VIENNA - Hundreds of people crowded into an airport hangar at the Youngstown-Warren Regional Airport here Monday to hear Paul Ryan speak and to cheer Mitt Romney to the White House.
The importance of Ohio's 18 electoral votes has brought candidates from both parties to battle over the state that has become more of a guillotine than a swing state in deciding the next president.
Arriving in Vienna Monday night left just hours for the vice presidential candidate to muster up more votes for Romney in his bid to unseat President Barack Obama.
Republican Vice Presidential candidate Paul Ryan leads the 11th-hour election rally at Youngstown-Warren Regional Airport in Vienna late Monday night. Photo by Michael Taylor
"This is not an ordinary election," said Ryan, facing the crowd, "We need serious leadership."
Pointing to a massive "Real Change: Day One" poster hanging next to an equally immense U.S. flag, Ryan told the crowd, "We believe the government works for the people, not the other way around."
Ryan promised that he and Romney would not "duck the country's hard issues," but would meet them head on. He ushered in the urgency of Romney's need for Ohio's votes.
Parties plan parties for tonight
WARREN - Democrats and Republicans in Trumbull and Mahoning counties are holding parties tonight to cheer on their candidates and celebrate sought-after victories.
In Trumbull County, the Republican party will be hosting a party at Salvatore's Italian Grill in Howland from 8 p.m. to midnight.
Democrats are gathering at Enzo's in Warren at 7:30 p.m. for an event hosted by the county party. Another event, at McMenamy's Restaurant and Banquet Center in Niles, sponsored by the Democratic Women's Caucus of Mahoning and Trumbull counties, begins at 8 p.m.
In Mahoning County, Republicans will begin gathering about 6:30 p.m. at the party headquarters in Boardman; and Democrats, at 7 p.m. at St. Luke's Hall in Boardman.
"All of your fellow countrymen are looking towards you," Ryan said, "as Ohio goes, so goes the country."
These critical voters began arriving at 6:45 p.m. and waited in the frigid hangar listening to Tim Rushlow, lead singer of Little Texas, playing guitar on a small side stage. They sipped hot chocolate and warm apple cider as they waited for Ryan's arrival at 9:30 p.m.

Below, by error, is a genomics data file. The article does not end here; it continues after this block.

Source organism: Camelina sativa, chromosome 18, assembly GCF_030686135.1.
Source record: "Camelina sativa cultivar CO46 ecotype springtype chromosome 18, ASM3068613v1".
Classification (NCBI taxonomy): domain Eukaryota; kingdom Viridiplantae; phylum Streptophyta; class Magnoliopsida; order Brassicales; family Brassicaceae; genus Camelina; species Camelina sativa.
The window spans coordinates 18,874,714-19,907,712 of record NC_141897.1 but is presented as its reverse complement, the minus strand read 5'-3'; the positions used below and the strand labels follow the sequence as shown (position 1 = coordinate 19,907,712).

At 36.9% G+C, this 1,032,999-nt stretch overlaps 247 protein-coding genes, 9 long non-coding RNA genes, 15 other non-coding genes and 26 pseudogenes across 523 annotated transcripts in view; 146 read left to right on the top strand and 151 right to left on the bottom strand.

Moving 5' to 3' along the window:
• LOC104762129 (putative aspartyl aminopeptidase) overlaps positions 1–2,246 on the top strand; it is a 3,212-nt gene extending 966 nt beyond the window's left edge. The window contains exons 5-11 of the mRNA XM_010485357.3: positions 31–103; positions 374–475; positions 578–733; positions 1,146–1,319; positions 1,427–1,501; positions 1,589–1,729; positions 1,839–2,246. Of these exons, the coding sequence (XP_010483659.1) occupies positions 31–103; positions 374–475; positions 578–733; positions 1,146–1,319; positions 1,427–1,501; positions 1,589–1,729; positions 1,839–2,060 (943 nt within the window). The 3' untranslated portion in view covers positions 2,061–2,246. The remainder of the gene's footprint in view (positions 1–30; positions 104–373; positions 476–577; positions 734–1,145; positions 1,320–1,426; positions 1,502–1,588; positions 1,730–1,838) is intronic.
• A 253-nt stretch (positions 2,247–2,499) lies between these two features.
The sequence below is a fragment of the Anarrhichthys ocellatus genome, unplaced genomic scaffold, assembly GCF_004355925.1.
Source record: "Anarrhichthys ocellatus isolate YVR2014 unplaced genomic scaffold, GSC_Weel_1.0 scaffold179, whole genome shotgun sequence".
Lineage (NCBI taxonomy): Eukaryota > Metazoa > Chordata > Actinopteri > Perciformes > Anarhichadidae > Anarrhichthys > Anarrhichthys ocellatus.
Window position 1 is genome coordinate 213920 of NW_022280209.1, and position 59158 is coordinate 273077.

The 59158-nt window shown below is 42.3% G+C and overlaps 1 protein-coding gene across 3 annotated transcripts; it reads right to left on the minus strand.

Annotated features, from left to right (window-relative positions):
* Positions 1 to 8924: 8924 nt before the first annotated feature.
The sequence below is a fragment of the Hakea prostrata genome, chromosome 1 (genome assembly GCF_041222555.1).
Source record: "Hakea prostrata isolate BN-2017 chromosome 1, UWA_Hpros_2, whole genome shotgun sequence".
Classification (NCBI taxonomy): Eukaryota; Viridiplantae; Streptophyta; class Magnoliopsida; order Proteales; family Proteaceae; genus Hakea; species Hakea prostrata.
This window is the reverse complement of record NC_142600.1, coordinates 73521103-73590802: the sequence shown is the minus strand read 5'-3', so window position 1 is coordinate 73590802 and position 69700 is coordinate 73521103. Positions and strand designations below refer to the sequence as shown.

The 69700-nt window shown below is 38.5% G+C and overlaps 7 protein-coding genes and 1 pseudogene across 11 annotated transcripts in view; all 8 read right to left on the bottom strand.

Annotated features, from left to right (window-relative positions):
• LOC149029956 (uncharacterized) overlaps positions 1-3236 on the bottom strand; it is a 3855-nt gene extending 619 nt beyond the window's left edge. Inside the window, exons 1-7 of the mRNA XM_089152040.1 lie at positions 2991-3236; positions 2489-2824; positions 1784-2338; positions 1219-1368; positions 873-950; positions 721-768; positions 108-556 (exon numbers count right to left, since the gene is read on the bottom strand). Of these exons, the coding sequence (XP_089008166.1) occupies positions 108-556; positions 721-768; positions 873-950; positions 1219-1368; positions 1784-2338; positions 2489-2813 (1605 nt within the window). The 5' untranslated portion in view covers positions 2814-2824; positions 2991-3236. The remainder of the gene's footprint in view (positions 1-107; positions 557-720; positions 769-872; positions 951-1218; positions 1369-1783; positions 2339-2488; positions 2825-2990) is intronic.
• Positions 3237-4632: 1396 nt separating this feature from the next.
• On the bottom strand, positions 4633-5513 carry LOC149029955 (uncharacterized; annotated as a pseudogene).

Bill Burham and his wife, Sherry, came to the event with their 14-year-old daughter and 12-year-old son, "to see the political process in action," said Bill, since his children are "old enough to understand."
Many others were there just for the spectacle.
Diane and Mark Sarver of Columbiana said they already voted but came out "looking for a little excitement," and to "validate everything we know about him and his campaign."
"I'm hoping to hear that Romney's going to keep our jobs going," said Deborah Carissimi, who drove from Boardman.
Michael Postiglione came from Grove City, Pa., simply because he said he is getting older and he's never been to a political rally.
As the hangar filled with Romney/Ryan supporters, custom placards displaying the phrase "The Mahoning Valley Believes" were passed out and Romney's political advertisements were played on a large screen in the back.
Ryan began his speech by introducing his family and listing friends he has in Ohio. He went on to endorse Romney's work ethic and vision for the country.
"We don't have to settle for this," said Ryan of the nation's economy, "we deserve better."
"Mitt Romney and I are asking you to vote" said Ryan, "and we're asking you to vote out of love of this country."
Ryan spoke for about 15 minutes, promising "real change" and was met with cheers and chants from the crowd.
Jean Ross, of Howland, thought Ryan was well received and said she is "just happy that there is someone with values and morals running."
Carol Rottkamp, also of Howland, said she thought Ryan's speech was "wonderful, so honest and real."
Also Monday evening, Romney stopped in Columbus with his wife before heading to Manchester, N.H. Obama also campaigned in Columbus Monday before heading to Des Moines, Iowa.